Objective To describe the neurodevelopment of children with congenital Zika syndrome during the second year of life.
Design Case series study.
Setting Instituto de Medicina Integral Professor Fernando Figueira (IMIP), Pernambuco, Brazil.
Participants 24 children with congenital Zika syndrome born with microcephaly during the Zika outbreak in Brazil in 2015 and followed up at the IMIP during their second year of life.
Main outcome measure Denver Developmental Screening Test II, head circumference and clinical neurological examination.
Results All children presented neurodevelopmental delay: for an average chronological age of 19.9 months, language was equivalent to that of age 2.1 months, gross motor 2.7 months, fine motor/adaptive 3.1 months and personal/social 3.4 months. Head circumference remained below the third percentile for age and gender, and growth rate up to the second year of life was 10.3 cm (expected growth 13 cm). Muscle tone was increased in 23 (95.5%) of 24 children, musculotendinous reflexes were increased in the whole sample and clonus was present in 18 (77.3%) of 24 children. All children except one had epilepsy.
Conclusion Children born with microcephaly associated with congenital Zika virus have a significant neurodevelopmental delay.
- paediatric neurology
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Contributors LVA and JGM contributed to conception of the work. LVA, CEP and GCS contributed to the acquisition of data. LVA, JGM and JGA contributed to the analysis and interpretation of data for the work. LVA is the guarantor. LVA, CEP, GCS, JGM and JGA drafted the work and revised it critically. LVA, CEP, GCS, JGM and JGA approved the version to be published.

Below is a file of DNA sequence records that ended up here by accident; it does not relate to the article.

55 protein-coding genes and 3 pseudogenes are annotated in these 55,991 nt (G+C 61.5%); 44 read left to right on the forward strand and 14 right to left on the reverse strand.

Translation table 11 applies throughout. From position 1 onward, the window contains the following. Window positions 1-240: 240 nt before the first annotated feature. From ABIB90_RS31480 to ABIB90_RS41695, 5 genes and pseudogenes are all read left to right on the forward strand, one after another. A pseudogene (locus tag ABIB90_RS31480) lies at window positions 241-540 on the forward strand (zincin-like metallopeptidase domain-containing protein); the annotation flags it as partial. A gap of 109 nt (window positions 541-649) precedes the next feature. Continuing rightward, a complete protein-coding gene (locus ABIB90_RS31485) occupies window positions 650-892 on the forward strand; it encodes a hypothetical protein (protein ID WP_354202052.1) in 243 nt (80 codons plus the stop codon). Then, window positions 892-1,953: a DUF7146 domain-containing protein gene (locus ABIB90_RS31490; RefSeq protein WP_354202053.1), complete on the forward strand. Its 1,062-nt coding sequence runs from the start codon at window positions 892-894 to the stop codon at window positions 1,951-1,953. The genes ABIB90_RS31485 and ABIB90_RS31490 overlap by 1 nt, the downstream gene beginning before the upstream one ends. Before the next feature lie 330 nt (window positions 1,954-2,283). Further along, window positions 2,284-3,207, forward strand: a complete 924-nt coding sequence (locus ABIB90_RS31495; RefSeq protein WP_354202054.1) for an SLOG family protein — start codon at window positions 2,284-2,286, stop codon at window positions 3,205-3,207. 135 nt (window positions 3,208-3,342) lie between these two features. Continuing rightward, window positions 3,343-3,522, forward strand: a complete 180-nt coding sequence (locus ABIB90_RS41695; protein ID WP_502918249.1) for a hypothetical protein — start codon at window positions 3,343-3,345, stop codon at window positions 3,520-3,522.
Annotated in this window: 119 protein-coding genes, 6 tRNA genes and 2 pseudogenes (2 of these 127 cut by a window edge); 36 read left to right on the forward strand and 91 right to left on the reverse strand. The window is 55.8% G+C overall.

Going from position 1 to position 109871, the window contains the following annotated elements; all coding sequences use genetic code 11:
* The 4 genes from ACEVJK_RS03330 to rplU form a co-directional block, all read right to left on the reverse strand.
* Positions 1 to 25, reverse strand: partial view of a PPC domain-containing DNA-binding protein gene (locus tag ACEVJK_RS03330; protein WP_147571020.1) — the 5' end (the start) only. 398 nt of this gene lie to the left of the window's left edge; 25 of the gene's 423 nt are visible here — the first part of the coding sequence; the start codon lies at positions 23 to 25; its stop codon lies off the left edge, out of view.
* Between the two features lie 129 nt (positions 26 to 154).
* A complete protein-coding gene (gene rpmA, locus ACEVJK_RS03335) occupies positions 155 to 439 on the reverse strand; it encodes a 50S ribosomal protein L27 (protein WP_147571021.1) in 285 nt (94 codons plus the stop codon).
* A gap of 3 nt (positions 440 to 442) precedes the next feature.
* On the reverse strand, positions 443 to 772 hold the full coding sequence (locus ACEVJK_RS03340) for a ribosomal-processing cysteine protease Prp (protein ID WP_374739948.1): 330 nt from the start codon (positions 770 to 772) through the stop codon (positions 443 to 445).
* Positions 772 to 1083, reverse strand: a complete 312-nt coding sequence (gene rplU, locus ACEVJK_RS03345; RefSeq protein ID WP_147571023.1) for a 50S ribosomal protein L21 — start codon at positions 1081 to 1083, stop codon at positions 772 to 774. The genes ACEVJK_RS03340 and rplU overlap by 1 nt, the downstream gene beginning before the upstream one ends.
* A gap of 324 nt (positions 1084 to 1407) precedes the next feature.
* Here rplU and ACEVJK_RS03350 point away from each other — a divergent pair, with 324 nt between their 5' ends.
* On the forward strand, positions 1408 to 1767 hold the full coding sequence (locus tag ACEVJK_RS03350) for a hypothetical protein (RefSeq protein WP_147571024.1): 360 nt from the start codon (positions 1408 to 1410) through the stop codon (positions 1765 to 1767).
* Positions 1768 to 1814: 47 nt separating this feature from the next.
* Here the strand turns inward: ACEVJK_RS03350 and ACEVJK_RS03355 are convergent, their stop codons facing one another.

Funding This research was supported by Bill & Melinda Gates Foundation and CNPq grant 439986/2016-8.
Disclaimer The lead author (LVA) affirms that the manuscript is an honest, accurate and transparent account of the study being reported; that no important aspects of the study have been omitted; and that any discrepancies from the study as planned have been explained.
Competing interests None declared.
Patient consent Parental/guardian consent obtained.
Ethics approval This study was approved by the IMIP Research Ethical Committee (CAAE 6167876.1.0000.5201).
Provenance and peer review Not commissioned; externally peer reviewed.
Data sharing statement Clinical data are available from the corresponding author at firstname.lastname@example.org.
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